To the Editor:
I am writing in response to Dwayne Shaw’s common-sense op-ed, “The Future of the Union River,” which appeared in the March 1 edition of The Ellsworth American.
The Federal Energy Regulatory Commission has issued public notice of a new license application for the Union River dams. This process has an April 9 deadline for public comment on the details of this license. More than 750 signatures were gathered during the last two years. Petitioners want safe up-and-down fish passage at both dams, want Graham Lake managed as a healthy lake and want the state of Maine to use its power to issue an effective 401 water quality certificate.
The new license proposed by Brookfield Energy Systems will not stop the notorious fish and eel kills that have been well documented each spring and fall as these sea run make their way back to the oceans.
The Union River Dam has been killing fish since 1909. These are the diadromous fish that require safe passage from the ocean to the rivers where they lay their eggs and then go back to the ocean. The Union River is a vital link in the ecology and economy of our local lobster fisheries. The license proposed by owners, Brookfield and Black Bear, do not offer anything to save the fish returning to spawn, and it does nothing to manage water levels at Graham Lake.
This is a watershed moment where the future of the Union River can be shaped to enhance both our economy and ecology. The ecological illiteracy of the past can be reversed.
If we allow this relicensing without allowing safe and effective fish passage at both dams, then we are truly letting down future generations of hardworking Mainers. If we do not remove the fish blockages, then we will be guilty of crimes against nature because we know in our Maine hearts that the Union River deserves to flow freely and Graham Lake needs the 401 water quality certificate.
I am also writing to DEP Commissioner Paul Mercer and Federal Energy Regulatory Commission Nicolas Palso. I’m pleading with them for a common sense 401 water quality certificate and for them to make the Union River great again by allowing safe and effective fish passage.
Like every taxpayer along the coast of Maine, my business will be positively affected if we all make the right decision for the health of the Union River. We are all stakeholders in the current Federal Energy Regulatory Commission license application for the Union River Dams. Allowing these dams to stop the natural flow of the sea run fisheries for another 40 years would be criminal.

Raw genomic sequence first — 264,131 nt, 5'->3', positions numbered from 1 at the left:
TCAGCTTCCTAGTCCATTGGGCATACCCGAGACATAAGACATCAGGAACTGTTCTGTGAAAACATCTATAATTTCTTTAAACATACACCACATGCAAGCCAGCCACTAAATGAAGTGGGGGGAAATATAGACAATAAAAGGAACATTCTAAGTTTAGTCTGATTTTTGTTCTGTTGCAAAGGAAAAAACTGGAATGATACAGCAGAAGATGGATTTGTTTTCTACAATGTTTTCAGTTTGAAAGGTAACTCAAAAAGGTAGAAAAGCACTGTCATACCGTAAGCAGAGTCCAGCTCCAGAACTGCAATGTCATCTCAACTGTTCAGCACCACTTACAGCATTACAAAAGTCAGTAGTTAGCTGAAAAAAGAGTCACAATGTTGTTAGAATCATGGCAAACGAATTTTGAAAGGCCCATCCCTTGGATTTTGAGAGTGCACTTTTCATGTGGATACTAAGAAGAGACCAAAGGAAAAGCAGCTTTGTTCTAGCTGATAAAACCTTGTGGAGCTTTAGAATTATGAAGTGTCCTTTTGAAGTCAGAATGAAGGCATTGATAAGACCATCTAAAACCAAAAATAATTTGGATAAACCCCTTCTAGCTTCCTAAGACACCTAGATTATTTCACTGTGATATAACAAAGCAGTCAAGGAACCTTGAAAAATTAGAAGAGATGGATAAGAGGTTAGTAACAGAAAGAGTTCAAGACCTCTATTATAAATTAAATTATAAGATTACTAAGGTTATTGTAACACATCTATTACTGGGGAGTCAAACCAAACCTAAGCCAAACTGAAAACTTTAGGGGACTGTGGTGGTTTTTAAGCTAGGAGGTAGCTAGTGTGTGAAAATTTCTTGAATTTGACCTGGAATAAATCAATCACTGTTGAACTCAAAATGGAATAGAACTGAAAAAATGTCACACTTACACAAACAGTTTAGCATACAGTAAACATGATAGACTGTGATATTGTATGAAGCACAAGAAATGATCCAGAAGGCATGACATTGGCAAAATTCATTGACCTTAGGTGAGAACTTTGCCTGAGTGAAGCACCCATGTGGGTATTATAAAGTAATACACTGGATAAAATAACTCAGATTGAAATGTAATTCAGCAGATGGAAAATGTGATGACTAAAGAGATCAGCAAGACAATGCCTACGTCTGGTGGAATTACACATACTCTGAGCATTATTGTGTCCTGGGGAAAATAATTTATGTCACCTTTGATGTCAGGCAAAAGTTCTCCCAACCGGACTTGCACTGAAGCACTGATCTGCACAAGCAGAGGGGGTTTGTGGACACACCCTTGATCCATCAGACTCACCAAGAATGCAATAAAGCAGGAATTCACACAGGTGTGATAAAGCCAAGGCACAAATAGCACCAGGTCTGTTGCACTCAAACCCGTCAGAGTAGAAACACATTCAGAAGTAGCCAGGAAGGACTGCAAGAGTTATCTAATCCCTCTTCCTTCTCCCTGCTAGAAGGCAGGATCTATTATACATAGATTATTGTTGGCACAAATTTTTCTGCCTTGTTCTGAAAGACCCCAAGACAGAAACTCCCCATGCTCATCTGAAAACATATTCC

I ask those who live on the Union River to remember that they live on a river. The Union River, if allowed to flow freely, could fuel an economic revival of Blue Hill and the surrounding bays — this, in concert with the 401 water quality certification, could be the standard for the future.
It is time to stop thinking about seasonal boats and docks and start being concerned about the ecology of this once-mighty river.
According to the Downeast Salmon Federation, there is the potential for 9 billion alewives to spawn out of a healthy Union River, along with many salmon and eels. These are the forage fish that feed humans, other fish and birds, and they are sometimes used as bait in the 350 million lobster industry.
All of the “mudflats” that are exposed during dry periods and drawdowns are really wetland riverine habitats. They could be the breeding grounds for shrub-loving neotropical migrant birds, like warblers, which nest in Maine during the summer. In a perfect world, we would again see birds breeding alongside a river that has a thriving alewife run.
Everyone, including Black Bear, Brookfield and the city of Ellsworth, must publicly recognize that the dams are destroying the biodiversity and economy of the Union River, Blue Hill Bay and surrounding waters. For what? It is time for this dam to be removed as a barrier to fish. It is time society takes responsibility. Please. The stakeholders include your children’s children.
Michael J. Good